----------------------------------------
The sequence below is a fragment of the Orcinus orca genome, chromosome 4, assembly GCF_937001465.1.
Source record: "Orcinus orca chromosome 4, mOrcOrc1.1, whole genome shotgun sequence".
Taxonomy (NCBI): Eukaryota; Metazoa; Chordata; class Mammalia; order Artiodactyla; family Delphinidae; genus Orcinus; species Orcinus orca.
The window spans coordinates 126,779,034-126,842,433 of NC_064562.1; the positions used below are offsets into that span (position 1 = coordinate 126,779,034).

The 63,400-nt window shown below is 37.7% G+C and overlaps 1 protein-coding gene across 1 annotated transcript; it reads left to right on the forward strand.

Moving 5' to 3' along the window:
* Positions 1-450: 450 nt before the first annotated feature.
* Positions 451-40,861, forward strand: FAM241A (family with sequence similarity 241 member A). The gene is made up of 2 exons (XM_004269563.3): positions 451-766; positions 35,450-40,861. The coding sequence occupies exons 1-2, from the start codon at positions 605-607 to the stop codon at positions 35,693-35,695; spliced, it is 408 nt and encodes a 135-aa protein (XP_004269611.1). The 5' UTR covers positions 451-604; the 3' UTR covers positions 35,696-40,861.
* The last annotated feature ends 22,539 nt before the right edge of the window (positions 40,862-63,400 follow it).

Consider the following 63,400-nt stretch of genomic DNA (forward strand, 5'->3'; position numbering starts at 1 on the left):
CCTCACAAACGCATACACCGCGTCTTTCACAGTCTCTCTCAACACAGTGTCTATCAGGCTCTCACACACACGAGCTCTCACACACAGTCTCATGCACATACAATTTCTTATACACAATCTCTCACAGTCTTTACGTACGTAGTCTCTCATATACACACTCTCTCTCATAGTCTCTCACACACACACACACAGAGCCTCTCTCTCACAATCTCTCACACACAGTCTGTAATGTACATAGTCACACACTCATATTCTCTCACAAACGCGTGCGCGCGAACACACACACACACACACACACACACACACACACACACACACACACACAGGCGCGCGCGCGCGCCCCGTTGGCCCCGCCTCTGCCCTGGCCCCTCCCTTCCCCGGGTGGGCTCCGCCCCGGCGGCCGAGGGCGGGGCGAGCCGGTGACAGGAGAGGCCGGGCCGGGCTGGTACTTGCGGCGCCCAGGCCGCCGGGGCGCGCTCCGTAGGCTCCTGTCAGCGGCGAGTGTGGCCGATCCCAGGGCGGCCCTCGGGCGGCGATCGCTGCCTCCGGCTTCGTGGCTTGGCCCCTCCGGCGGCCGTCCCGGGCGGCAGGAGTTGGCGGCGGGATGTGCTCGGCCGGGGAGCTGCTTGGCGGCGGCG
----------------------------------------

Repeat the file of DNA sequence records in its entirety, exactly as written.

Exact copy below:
The sequence below is a fragment of the Orcinus orca genome, chromosome 4, assembly GCF_937001465.1.
Source record: "Orcinus orca chromosome 4, mOrcOrc1.1, whole genome shotgun sequence".
Taxonomy (NCBI): Eukaryota; Metazoa; Chordata; class Mammalia; order Artiodactyla; family Delphinidae; genus Orcinus; species Orcinus orca.
The window spans coordinates 126,779,034-126,842,433 of NC_064562.1; the positions used below are offsets into that span (position 1 = coordinate 126,779,034).

The 63,400-nt window shown below is 37.7% G+C and overlaps 1 protein-coding gene across 1 annotated transcript; it reads left to right on the forward strand.

Moving 5' to 3' along the window:
* Positions 1-450: 450 nt before the first annotated feature.
* Positions 451-40,861, forward strand: FAM241A (family with sequence similarity 241 member A). The gene is made up of 2 exons (XM_004269563.3): positions 451-766; positions 35,450-40,861. The coding sequence occupies exons 1-2, from the start codon at positions 605-607 to the stop codon at positions 35,693-35,695; spliced, it is 408 nt and encodes a 135-aa protein (XP_004269611.1). The 5' UTR covers positions 451-604; the 3' UTR covers positions 35,696-40,861.
* The last annotated feature ends 22,539 nt before the right edge of the window (positions 40,862-63,400 follow it).

Consider the following 63,400-nt stretch of genomic DNA (forward strand, 5'->3'; position numbering starts at 1 on the left):
CCTCACAAACGCATACACCGCGTCTTTCACAGTCTCTCTCAACACAGTGTCTATCAGGCTCTCACACACACGAGCTCTCACACACAGTCTCATGCACATACAATTTCTTATACACAATCTCTCACAGTCTTTACGTACGTAGTCTCTCATATACACACTCTCTCTCATAGTCTCTCACACACACACACACAGAGCCTCTCTCTCACAATCTCTCACACACAGTCTGTAATGTACATAGTCACACACTCATATTCTCTCACAAACGCGTGCGCGCGAACACACACACACACACACACACACACACACACACACACACACACACACAGGCGCGCGCGCGCGCCCCGTTGGCCCCGCCTCTGCCCTGGCCCCTCCCTTCCCCGGGTGGGCTCCGCCCCGGCGGCCGAGGGCGGGGCGAGCCGGTGACAGGAGAGGCCGGGCCGGGCTGGTACTTGCGGCGCCCAGGCCGCCGGGGCGCGCTCCGTAGGCTCCTGTCAGCGGCGAGTGTGGCCGATCCCAGGGCGGCCCTCGGGCGGCGATCGCTGCCTCCGGCTTCGTGGCTTGGCCCCTCCGGCGGCCGTCCCGGGCGGCAGGAGTTGGCGGCGGGATGTGCTCGGCCGGGGAGCTGCTTGGCGGCGGCG